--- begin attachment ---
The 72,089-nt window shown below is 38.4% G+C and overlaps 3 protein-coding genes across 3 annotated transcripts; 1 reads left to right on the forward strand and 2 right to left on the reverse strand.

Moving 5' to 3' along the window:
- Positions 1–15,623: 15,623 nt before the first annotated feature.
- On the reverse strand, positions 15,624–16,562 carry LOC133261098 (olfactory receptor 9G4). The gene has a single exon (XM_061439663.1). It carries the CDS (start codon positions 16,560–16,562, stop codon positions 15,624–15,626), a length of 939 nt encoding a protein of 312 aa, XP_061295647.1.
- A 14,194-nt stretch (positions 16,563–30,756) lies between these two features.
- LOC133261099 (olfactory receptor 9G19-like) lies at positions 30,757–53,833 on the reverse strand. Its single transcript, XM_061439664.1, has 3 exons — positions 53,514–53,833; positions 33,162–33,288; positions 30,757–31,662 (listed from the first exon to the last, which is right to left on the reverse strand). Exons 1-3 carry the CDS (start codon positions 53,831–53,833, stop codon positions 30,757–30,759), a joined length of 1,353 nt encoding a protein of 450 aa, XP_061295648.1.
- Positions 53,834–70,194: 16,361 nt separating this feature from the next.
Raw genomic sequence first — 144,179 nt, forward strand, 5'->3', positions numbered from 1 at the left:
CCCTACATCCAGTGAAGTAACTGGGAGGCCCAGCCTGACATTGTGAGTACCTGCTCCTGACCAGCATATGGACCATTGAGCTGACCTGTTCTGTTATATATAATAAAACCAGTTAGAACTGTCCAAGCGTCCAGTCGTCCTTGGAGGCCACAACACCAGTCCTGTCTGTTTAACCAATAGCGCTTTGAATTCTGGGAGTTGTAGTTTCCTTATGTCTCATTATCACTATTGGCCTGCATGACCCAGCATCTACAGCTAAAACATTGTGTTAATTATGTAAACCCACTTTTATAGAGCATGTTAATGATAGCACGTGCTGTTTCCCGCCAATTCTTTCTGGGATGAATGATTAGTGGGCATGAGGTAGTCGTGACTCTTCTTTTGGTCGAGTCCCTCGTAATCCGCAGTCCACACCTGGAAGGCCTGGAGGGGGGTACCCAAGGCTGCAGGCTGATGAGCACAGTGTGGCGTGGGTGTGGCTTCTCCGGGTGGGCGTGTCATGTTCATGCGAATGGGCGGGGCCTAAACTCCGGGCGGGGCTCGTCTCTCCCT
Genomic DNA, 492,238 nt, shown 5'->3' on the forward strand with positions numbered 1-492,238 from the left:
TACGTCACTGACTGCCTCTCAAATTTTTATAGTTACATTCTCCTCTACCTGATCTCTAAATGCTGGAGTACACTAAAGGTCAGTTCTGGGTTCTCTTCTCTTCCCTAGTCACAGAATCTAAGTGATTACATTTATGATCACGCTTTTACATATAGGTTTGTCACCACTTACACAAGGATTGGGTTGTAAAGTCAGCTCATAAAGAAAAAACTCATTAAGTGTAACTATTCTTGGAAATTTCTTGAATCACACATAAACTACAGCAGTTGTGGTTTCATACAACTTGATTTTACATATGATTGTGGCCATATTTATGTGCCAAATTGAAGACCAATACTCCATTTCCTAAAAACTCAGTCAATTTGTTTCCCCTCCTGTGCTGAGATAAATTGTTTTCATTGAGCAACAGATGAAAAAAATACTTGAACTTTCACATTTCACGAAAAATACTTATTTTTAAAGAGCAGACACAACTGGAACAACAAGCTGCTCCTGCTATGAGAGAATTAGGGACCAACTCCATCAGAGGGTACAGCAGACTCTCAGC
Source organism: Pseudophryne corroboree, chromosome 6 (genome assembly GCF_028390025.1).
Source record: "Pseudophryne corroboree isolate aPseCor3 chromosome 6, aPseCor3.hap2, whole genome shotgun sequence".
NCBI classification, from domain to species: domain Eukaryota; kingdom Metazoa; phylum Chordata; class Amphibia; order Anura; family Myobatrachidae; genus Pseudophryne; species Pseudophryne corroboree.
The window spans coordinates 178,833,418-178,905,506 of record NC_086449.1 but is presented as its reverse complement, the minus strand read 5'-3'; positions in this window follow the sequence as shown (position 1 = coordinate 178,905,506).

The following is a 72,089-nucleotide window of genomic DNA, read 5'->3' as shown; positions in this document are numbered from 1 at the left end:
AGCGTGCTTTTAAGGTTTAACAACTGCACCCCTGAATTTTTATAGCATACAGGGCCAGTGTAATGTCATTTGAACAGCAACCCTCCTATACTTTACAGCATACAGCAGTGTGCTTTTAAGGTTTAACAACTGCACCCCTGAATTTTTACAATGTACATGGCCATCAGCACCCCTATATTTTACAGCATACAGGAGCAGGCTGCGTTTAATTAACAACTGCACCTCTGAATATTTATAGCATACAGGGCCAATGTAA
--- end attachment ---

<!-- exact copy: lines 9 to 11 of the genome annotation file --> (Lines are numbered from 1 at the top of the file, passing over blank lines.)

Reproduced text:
CCCTACATCCAGTGAAGTAACTGGGAGGCCCAGCCTGACATTGTGAGTACCTGCTCCTGACCAGCATATGGACCATTGAGCTGACCTGTTCTGTTATATATAATAAAACCAGTTAGAACTGTCCAAGCGTCCAGTCGTCCTTGGAGGCCACAACACCAGTCCTGTCTGTTTAACCAATAGCGCTTTGAATTCTGGGAGTTGTAGTTTCCTTATGTCTCATTATCACTATTGGCCTGCATGACCCAGCATCTACAGCTAAAACATTGTGTTAATTATGTAAACCCACTTTTATAGAGCATGTTAATGATAGCACGTGCTGTTTCCCGCCAATTCTTTCTGGGATGAATGATTAGTGGGCATGAGGTAGTCGTGACTCTTCTTTTGGTCGAGTCCCTCGTAATCCGCAGTCCACACCTGGAAGGCCTGGAGGGGGGTACCCAAGGCTGCAGGCTGATGAGCACAGTGTGGCGTGGGTGTGGCTTCTCCGGGTGGGCGTGTCATGTTCATGCGAATGGGCGGGGCCTAAACTCCGGGCGGGGCTCGTCTCTCCCT
Genomic DNA, 492,238 nt, shown 5'->3' on the forward strand with positions numbered 1-492,238 from the left:
TACGTCACTGACTGCCTCTCAAATTTTTATAGTTACATTCTCCTCTACCTGATCTCTAAATGCTGGAGTACACTAAAGGTCAGTTCTGGGTTCTCTTCTCTTCCCTAGTCACAGAATCTAAGTGATTACATTTATGATCACGCTTTTACATATAGGTTTGTCACCACTTACACAAGGATTGGGTTGTAAAGTCAGCTCATAAAGAAAAAACTCATTAAGTGTAACTATTCTTGGAAATTTCTTGAATCACACATAAACTACAGCAGTTGTGGTTTCATACAACTTGATTTTACATATGATTGTGGCCATATTTATGTGCCAAATTGAAGACCAATACTCCATTTCCTAAAAACTCAGTCAATTTGTTTCCCCTCCTGTGCTGAGATAAATTGTTTTCATTGAGCAACAGATGAAAAAAATACTTGAACTTTCACATTTCACGAAAAATACTTATTTTTAAAGAGCAGACACAACTGGAACAACAAGCTGCTCCTGCTATGAGAGAATTAGGGACCAACTCCATCAGAGGGTACAGCAGACTCTCAGC